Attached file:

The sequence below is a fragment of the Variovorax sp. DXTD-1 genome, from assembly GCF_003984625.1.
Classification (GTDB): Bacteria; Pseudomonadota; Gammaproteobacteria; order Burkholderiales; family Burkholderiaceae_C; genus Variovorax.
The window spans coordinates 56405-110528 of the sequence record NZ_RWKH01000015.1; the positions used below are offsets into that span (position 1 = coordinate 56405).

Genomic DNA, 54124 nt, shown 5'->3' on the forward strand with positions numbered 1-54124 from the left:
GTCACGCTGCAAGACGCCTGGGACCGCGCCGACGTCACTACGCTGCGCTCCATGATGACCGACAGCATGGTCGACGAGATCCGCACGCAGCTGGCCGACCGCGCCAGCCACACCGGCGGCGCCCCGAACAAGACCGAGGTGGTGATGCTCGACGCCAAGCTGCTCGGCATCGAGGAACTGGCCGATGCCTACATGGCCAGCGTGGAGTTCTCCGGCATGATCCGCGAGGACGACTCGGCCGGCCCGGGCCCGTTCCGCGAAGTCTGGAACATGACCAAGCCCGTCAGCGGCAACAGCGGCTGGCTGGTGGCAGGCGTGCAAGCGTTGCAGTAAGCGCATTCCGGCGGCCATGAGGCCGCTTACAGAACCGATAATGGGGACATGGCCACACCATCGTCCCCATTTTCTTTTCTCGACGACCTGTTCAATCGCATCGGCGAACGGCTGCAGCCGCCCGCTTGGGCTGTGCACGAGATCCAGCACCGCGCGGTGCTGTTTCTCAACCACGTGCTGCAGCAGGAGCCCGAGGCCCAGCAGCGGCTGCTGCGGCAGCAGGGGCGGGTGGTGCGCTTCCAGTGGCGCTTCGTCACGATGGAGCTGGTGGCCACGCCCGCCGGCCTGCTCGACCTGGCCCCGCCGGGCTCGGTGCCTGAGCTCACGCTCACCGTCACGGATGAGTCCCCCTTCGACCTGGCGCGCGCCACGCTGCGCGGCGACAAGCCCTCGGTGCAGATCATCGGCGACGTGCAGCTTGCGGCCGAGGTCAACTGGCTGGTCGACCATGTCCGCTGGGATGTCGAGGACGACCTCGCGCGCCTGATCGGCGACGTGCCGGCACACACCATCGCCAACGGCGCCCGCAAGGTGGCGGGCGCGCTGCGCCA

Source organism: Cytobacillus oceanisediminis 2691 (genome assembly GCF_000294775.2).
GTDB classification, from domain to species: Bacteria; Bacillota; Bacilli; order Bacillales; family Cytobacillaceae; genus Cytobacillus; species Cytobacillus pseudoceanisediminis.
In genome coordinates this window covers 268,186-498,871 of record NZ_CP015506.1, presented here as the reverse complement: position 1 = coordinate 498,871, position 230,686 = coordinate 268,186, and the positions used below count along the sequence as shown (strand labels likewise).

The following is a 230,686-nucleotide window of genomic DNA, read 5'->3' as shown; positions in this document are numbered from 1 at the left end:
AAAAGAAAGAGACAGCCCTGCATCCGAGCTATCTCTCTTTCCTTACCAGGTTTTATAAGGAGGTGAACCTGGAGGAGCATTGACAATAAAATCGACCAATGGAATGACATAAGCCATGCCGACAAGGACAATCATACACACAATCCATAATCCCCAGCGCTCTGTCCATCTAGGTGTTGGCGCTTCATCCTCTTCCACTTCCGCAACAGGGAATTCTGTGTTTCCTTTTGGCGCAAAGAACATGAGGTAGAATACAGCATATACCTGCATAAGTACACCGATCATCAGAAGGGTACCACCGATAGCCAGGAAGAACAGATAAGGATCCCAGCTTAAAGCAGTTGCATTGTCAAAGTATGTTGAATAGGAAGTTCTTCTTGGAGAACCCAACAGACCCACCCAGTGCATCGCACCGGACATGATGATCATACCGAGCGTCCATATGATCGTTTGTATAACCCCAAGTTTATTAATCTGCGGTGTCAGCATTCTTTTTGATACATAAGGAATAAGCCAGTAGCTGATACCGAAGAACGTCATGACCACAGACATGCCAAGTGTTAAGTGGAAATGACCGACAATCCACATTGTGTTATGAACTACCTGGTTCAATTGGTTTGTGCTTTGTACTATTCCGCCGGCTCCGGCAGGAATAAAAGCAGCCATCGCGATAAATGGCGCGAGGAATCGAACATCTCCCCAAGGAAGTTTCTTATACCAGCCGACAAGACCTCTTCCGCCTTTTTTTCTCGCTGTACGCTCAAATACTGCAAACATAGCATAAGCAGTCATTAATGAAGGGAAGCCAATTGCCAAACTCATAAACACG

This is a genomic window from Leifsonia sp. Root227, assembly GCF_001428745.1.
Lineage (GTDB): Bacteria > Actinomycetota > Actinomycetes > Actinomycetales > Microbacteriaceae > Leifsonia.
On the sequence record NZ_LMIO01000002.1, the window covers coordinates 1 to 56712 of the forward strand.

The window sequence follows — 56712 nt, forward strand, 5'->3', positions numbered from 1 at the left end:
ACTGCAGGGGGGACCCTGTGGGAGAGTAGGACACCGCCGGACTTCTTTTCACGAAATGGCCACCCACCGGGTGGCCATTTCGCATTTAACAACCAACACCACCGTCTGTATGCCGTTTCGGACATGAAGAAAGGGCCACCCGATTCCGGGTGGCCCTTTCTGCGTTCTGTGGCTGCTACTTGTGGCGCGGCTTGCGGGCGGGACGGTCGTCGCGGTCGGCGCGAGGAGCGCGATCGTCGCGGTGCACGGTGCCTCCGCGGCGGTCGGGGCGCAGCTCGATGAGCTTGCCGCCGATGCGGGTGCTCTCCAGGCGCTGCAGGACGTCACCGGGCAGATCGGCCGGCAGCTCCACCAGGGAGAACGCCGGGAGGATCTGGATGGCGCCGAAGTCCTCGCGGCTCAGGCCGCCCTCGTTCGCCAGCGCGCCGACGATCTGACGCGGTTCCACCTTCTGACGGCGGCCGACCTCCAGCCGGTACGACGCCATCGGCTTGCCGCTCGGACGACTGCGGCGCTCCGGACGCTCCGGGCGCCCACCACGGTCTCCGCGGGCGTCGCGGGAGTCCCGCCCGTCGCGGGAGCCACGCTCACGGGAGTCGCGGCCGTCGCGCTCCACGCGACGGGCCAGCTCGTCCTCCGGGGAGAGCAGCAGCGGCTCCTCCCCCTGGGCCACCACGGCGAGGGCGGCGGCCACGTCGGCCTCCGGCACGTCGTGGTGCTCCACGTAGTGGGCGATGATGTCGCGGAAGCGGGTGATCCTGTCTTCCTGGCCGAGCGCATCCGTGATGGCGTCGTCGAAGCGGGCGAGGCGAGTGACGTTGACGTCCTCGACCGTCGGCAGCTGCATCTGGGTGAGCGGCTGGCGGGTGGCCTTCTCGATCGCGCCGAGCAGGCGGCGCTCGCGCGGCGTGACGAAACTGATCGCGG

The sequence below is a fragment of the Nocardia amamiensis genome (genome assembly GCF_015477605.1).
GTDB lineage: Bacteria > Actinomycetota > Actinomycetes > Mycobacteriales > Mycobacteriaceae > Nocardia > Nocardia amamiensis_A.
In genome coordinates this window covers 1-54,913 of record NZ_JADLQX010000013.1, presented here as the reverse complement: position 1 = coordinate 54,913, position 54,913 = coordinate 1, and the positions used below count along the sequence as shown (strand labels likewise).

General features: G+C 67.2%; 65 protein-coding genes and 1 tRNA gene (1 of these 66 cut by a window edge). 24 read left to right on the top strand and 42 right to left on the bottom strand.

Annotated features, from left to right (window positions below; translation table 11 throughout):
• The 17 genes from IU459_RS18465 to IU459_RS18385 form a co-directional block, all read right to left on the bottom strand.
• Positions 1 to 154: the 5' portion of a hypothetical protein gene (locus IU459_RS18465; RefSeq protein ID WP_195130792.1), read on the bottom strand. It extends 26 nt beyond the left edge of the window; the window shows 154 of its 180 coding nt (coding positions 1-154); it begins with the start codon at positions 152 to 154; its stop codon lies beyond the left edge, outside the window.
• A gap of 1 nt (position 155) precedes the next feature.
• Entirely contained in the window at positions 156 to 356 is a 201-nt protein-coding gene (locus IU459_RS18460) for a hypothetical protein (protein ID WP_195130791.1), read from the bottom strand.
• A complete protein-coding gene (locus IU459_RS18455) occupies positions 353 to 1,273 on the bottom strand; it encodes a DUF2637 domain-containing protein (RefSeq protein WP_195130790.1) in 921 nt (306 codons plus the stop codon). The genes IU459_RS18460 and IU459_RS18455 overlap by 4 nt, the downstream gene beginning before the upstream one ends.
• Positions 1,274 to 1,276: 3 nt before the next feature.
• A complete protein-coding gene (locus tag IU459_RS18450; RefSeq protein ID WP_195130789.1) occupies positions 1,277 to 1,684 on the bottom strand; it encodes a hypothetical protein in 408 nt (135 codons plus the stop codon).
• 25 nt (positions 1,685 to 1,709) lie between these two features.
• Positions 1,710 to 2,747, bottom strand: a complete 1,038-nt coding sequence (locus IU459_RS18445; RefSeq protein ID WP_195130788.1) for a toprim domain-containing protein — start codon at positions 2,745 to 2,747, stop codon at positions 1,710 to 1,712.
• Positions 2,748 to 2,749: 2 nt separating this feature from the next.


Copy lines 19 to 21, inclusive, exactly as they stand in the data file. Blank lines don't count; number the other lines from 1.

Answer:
General features: G+C 67.2%; 65 protein-coding genes and 1 tRNA gene (1 of these 66 cut by a window edge). 24 read left to right on the top strand and 42 right to left on the bottom strand.

Annotated features, from left to right (window positions below; translation table 11 throughout):
• The 17 genes from IU459_RS18465 to IU459_RS18385 form a co-directional block, all read right to left on the bottom strand.